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Living Off Grid in a Tiny Cabin and Why We Did It

When we first decided we wanted to build our own house we were always interested in some type of alternative living situation. The reasons for this are varied and some are probably rather unexplainable. The best way to articulate it is that we wanted to prove to ourselves that we could live comfortably and inexpensively at the same time.

Before we decided on building an early Tumbleweed Tiny House model we considered some other alternative building solutions like a Cordwood Masonry structure or an Earthship. Our experiences with both of these types of building were based on off the grid systems.

By going off the grid we could reduce our dependency of resources and essentially eliminate our monthly utilities payments. There were some added benefits of being more environmentally conscious but to be perfectly honest these considerations were secondary. The first priority was to build our own home and be able to quit our conventional jobs and not have the expenses that traditional housing requires.

Photo by Laura M. LaVoie

Photo by Laura M. LaVoie

We wanted to live off the grid to prove we could do it.

Our tiny house is considered rather Spartan by most onlookers. Our kitchen doesn’t have a sink, a stove, or a refrigerator. We use a Berkey system to filter our spring water and make it usable in the house. We have butane burners which are portable and easy to move around if we need more or less counter space. Butane is inexpensive and can be bought in bulk.

photo by Laura M. LaVoie

photo by Laura M. LaVoie

For the rest of our energy we rely on a solar power system. We worked with an online store called The AltE Store to help us put together our  system. We have two 245 watt panels that connect to 45 amp Tristar MPPT charge controller made by Morning Star. These all feed into three 110 amp hour AGM batteries. We have a 1800 watt inverter to convert all the power to AC inside the house. There are separate breakers throughout the system so they can be safely isolated and serviced at any time. All of the wiring runs underground in rigid conduit.

This system runs all of our lights, our laptops (we both work from home), a fan to keep the house cool, and any chargers that we need throughout the day.

Piglet working from home. Photo by Laura M. LaVoie

Piglet working from home. Photo by Laura M. LaVoie

Since we both work from home we need to have access to the internet. We ran cable through the wall and up to an antenna on the roof which then connects to our Verizon MiFi wireless hotspot. Because our roof is metal it acts as a conductor for the magnetic antenna and we get 4G signal.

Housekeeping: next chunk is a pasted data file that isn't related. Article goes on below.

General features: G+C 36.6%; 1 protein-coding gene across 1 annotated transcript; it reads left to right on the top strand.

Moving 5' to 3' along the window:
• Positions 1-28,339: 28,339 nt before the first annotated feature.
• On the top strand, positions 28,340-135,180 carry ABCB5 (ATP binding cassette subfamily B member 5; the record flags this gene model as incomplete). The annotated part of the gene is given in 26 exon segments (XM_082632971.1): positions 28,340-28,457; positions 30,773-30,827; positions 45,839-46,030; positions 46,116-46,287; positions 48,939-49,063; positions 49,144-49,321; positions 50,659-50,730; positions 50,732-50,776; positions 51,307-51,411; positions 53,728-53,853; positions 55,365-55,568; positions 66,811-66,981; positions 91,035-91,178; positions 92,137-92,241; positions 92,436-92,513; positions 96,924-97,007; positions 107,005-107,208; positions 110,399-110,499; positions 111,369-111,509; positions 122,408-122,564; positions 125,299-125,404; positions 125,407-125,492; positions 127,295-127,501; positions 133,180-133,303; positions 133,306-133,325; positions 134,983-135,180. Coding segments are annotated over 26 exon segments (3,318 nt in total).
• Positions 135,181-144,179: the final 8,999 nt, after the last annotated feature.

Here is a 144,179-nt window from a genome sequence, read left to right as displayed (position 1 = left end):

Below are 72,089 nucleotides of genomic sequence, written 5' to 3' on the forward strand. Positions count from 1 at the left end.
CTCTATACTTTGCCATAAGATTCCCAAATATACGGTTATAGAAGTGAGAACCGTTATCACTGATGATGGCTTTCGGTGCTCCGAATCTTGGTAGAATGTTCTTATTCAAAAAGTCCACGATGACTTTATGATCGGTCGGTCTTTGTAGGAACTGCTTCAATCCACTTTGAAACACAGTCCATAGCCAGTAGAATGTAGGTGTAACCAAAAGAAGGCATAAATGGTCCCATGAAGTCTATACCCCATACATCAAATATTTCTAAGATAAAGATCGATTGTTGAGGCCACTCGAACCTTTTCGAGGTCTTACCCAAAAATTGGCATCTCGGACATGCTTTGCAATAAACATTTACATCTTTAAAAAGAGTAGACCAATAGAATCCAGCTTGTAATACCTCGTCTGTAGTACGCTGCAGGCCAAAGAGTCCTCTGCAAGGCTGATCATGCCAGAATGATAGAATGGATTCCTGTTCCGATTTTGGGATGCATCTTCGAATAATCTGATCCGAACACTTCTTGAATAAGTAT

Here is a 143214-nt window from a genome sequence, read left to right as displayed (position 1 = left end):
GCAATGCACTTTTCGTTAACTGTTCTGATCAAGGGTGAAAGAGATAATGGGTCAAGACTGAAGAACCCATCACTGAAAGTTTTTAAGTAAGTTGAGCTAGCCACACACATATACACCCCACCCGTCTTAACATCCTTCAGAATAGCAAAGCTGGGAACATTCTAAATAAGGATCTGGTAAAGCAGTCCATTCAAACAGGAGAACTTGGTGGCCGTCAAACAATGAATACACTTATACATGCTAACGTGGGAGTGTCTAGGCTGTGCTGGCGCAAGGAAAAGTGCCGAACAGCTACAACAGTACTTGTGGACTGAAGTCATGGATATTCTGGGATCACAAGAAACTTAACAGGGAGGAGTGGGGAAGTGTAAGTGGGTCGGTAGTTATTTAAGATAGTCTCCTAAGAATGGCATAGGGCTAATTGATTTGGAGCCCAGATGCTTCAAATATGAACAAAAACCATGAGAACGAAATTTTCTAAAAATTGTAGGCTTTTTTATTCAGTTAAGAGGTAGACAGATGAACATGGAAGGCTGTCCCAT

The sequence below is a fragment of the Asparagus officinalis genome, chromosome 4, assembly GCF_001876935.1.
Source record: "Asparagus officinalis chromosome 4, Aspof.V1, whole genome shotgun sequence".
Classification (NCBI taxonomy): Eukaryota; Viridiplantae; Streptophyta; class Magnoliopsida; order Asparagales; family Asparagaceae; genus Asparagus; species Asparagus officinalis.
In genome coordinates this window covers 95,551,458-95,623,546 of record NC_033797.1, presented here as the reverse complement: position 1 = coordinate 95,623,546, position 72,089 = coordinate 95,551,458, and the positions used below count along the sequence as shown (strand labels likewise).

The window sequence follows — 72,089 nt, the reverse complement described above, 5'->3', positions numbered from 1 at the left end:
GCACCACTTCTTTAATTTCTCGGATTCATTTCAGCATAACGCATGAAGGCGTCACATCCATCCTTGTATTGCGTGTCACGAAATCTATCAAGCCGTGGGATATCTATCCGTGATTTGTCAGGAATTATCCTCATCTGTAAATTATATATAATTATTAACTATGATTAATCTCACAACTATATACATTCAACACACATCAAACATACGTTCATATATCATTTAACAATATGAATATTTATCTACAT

So, you might be asking yourself, was all this worth it? I can say absolutely yes. Our lives are drastically different from what they were before and we find ourselves happier in general. Having a simpler house rewards us in ways we didn’t expect. For example, instead of taking more time to do the dishes I find that I can easily wash a plate or two in just a few minutes after we’re done eating. We do our laundry at a local Laundromat which is also a bar so we really enjoy that social time out.

What I love most about the Tiny House Community is reading the experiences of each person, couple, or family who lives in these teeny homes. You can see everything from a gourmet kitchen to a huge luxury walk in shower. Some people chose to live on the grid and some off and we value that kind of diversity.

How do you imagine your tiny life?

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Laura LaVoie

Contributor and Tiny House Owner at 120SquareFeet.com
Laura M. LaVoie is a professional writer living in the mountains of North Carolina in a 120 Square Foot house with her partner and their hairless cat, Piglet. Laura graduated from Western Michigan University with a degree in Anthropology. She has been published in magazines and anthologies on the subjects of mythology and culture. She spent nearly 15 years in the temporary staffing industry before deciding to become a full time writer. Laura works closely with the Zulu Orphan Alliance volunteering her time and the skills she's learned building her own small house to build a shelter for orphans and other vulnerable children living near Durban, KwaZulu-Natal, South Africa. Laura also enjoys simple living, brewing and drinking craft beer, and popular culture.
{ 6 comments… add one }
  • Jerry June 7, 2013, 12:10 pm